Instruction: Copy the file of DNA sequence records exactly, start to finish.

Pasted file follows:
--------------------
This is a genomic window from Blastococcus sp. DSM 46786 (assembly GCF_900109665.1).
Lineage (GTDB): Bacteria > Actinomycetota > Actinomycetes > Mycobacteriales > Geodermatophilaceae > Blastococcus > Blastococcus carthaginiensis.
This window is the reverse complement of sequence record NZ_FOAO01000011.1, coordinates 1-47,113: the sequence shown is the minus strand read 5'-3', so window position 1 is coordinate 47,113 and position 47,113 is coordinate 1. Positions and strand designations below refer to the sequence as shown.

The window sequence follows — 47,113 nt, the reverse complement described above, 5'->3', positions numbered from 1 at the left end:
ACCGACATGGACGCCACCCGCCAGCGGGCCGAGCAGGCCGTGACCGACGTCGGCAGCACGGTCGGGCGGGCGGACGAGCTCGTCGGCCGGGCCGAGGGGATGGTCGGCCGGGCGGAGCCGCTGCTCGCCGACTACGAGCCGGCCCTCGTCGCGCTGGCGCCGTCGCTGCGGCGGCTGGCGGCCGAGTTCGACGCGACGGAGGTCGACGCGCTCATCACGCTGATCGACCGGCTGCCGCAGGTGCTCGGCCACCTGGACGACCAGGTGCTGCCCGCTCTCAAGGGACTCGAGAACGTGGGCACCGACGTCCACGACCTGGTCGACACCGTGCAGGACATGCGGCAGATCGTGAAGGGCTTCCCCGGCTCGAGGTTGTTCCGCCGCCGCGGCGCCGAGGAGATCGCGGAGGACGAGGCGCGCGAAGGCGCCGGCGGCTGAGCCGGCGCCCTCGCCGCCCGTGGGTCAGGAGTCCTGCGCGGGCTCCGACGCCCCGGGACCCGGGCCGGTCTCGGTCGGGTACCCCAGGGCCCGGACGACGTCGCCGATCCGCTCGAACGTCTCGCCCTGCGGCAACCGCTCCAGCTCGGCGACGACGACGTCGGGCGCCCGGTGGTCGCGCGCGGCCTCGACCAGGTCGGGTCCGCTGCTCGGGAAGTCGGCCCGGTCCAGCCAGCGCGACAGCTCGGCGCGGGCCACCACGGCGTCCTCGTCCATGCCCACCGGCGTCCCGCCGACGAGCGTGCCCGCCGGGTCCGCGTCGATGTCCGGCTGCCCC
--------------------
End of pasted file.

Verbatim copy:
This is a genomic window from Blastococcus sp. DSM 46786 (assembly GCF_900109665.1).
Lineage (GTDB): Bacteria > Actinomycetota > Actinomycetes > Mycobacteriales > Geodermatophilaceae > Blastococcus > Blastococcus carthaginiensis.
This window is the reverse complement of sequence record NZ_FOAO01000011.1, coordinates 1-47,113: the sequence shown is the minus strand read 5'-3', so window position 1 is coordinate 47,113 and position 47,113 is coordinate 1. Positions and strand designations below refer to the sequence as shown.

The window sequence follows — 47,113 nt, the reverse complement described above, 5'->3', positions numbered from 1 at the left end:
ACCGACATGGACGCCACCCGCCAGCGGGCCGAGCAGGCCGTGACCGACGTCGGCAGCACGGTCGGGCGGGCGGACGAGCTCGTCGGCCGGGCCGAGGGGATGGTCGGCCGGGCGGAGCCGCTGCTCGCCGACTACGAGCCGGCCCTCGTCGCGCTGGCGCCGTCGCTGCGGCGGCTGGCGGCCGAGTTCGACGCGACGGAGGTCGACGCGCTCATCACGCTGATCGACCGGCTGCCGCAGGTGCTCGGCCACCTGGACGACCAGGTGCTGCCCGCTCTCAAGGGACTCGAGAACGTGGGCACCGACGTCCACGACCTGGTCGACACCGTGCAGGACATGCGGCAGATCGTGAAGGGCTTCCCCGGCTCGAGGTTGTTCCGCCGCCGCGGCGCCGAGGAGATCGCGGAGGACGAGGCGCGCGAAGGCGCCGGCGGCTGAGCCGGCGCCCTCGCCGCCCGTGGGTCAGGAGTCCTGCGCGGGCTCCGACGCCCCGGGACCCGGGCCGGTCTCGGTCGGGTACCCCAGGGCCCGGACGACGTCGCCGATCCGCTCGAACGTCTCGCCCTGCGGCAACCGCTCCAGCTCGGCGACGACGACGTCGGGCGCCCGGTGGTCGCGCGCGGCCTCGACCAGGTCGGGTCCGCTGCTCGGGAAGTCGGCCCGGTCCAGCCAGCGCGACAGCTCGGCGCGGGCCACCACGGCGTCCTCGTCCATGCCCACCGGCGTCCCGCCGACGAGCGTGCCCGCCGGGTCCGCGTCGATGTCCGGCTGCCCC